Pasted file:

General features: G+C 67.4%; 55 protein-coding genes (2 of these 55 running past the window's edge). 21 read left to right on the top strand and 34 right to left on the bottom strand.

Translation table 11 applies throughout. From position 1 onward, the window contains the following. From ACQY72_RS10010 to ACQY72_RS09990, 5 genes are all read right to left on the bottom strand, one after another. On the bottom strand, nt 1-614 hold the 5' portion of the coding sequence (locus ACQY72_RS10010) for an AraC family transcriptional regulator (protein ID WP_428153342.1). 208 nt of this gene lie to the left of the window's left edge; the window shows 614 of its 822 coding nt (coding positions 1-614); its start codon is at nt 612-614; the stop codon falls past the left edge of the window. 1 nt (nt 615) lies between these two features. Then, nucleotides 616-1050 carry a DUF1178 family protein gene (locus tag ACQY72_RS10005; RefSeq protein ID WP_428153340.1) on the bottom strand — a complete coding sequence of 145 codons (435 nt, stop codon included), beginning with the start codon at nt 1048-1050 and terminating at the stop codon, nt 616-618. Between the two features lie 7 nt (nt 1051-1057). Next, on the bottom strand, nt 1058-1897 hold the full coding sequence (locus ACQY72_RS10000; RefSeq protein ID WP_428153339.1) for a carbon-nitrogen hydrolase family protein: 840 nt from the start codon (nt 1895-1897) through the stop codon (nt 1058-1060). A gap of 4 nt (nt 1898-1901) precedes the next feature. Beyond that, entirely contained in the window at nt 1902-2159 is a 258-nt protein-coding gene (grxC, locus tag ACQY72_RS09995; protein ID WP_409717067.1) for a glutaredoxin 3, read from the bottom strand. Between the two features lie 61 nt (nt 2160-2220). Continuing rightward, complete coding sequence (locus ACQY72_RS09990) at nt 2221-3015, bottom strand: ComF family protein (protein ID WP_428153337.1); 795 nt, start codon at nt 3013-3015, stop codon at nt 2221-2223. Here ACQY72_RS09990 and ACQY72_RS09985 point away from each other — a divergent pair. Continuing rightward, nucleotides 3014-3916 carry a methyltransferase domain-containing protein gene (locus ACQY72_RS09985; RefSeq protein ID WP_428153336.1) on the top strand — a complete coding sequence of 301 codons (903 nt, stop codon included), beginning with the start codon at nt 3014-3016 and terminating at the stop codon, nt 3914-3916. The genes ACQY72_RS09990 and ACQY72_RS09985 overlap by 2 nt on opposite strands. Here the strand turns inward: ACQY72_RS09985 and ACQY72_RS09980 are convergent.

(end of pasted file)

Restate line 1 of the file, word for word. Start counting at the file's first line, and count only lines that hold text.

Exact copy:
General features: G+C 67.4%; 55 protein-coding genes (2 of these 55 running past the window's edge). 21 read left to right on the top strand and 34 right to left on the bottom strand.